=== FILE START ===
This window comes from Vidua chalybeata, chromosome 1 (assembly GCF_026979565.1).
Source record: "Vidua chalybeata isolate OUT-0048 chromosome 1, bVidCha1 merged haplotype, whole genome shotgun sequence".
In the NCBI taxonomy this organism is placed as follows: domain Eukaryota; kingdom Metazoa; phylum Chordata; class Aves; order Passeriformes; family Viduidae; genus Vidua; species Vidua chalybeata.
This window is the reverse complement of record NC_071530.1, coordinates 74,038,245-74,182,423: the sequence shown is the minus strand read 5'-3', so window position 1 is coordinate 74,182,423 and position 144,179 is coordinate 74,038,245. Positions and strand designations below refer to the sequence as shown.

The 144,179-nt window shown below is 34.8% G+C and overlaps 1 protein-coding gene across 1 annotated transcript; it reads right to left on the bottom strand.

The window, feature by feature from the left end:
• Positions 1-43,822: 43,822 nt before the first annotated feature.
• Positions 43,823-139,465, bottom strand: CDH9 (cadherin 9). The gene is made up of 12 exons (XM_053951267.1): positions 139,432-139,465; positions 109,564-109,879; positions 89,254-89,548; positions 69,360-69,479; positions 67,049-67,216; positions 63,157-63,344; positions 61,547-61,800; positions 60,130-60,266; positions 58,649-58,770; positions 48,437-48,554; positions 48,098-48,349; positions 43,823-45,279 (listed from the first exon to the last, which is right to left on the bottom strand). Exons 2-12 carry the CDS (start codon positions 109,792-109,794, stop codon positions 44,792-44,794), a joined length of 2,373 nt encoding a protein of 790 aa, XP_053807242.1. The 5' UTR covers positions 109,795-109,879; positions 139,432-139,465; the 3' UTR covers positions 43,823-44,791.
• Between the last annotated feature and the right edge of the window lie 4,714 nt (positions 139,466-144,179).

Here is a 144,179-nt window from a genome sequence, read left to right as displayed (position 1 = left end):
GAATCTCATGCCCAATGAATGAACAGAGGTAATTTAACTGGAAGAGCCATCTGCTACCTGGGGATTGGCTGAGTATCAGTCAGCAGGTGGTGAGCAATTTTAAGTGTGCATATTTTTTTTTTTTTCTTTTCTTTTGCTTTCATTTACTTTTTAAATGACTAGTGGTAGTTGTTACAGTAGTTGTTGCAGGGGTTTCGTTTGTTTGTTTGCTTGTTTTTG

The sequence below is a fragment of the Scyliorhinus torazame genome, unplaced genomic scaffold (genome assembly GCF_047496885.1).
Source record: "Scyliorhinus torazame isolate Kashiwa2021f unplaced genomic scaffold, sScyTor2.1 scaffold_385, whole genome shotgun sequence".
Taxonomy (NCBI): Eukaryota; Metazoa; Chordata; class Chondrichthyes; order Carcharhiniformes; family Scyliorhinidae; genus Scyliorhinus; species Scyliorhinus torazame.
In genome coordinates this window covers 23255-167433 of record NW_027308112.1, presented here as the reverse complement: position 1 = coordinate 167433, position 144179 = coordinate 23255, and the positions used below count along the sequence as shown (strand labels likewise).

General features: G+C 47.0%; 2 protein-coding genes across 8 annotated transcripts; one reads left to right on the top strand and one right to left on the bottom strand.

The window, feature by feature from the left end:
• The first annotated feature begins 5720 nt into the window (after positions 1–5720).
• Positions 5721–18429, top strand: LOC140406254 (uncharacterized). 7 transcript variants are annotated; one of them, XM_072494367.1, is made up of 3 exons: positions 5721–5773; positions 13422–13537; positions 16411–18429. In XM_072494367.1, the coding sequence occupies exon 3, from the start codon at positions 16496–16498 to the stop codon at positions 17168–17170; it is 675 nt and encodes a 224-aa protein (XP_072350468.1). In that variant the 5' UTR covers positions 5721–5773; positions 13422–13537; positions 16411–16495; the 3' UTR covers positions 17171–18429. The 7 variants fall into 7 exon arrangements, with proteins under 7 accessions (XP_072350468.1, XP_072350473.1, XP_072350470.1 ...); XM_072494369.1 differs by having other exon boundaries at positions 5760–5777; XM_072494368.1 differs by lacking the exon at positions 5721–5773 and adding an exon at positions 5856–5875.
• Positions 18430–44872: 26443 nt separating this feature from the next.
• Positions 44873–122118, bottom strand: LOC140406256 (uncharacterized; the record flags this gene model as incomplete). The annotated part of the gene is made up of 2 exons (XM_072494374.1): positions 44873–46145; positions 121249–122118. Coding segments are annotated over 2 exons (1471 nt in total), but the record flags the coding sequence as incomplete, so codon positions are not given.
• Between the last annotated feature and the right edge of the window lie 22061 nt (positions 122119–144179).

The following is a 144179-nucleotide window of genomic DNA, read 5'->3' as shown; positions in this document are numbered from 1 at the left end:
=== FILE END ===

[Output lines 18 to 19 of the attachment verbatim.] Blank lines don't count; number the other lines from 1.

• The first annotated feature begins 5720 nt into the window (after positions 1–5720).
• Positions 5721–18429, top strand: LOC140406254 (uncharacterized). 7 transcript variants are annotated; one of them, XM_072494367.1, is made up of 3 exons: positions 5721–5773; positions 13422–13537; positions 16411–18429. In XM_072494367.1, the coding sequence occupies exon 3, from the start codon at positions 16496–16498 to the stop codon at positions 17168–17170; it is 675 nt and encodes a 224-aa protein (XP_072350468.1). In that variant the 5' UTR covers positions 5721–5773; positions 13422–13537; positions 16411–16495; the 3' UTR covers positions 17171–18429. The 7 variants fall into 7 exon arrangements, with proteins under 7 accessions (XP_072350468.1, XP_072350473.1, XP_072350470.1 ...); XM_072494369.1 differs by having other exon boundaries at positions 5760–5777; XM_072494368.1 differs by lacking the exon at positions 5721–5773 and adding an exon at positions 5856–5875.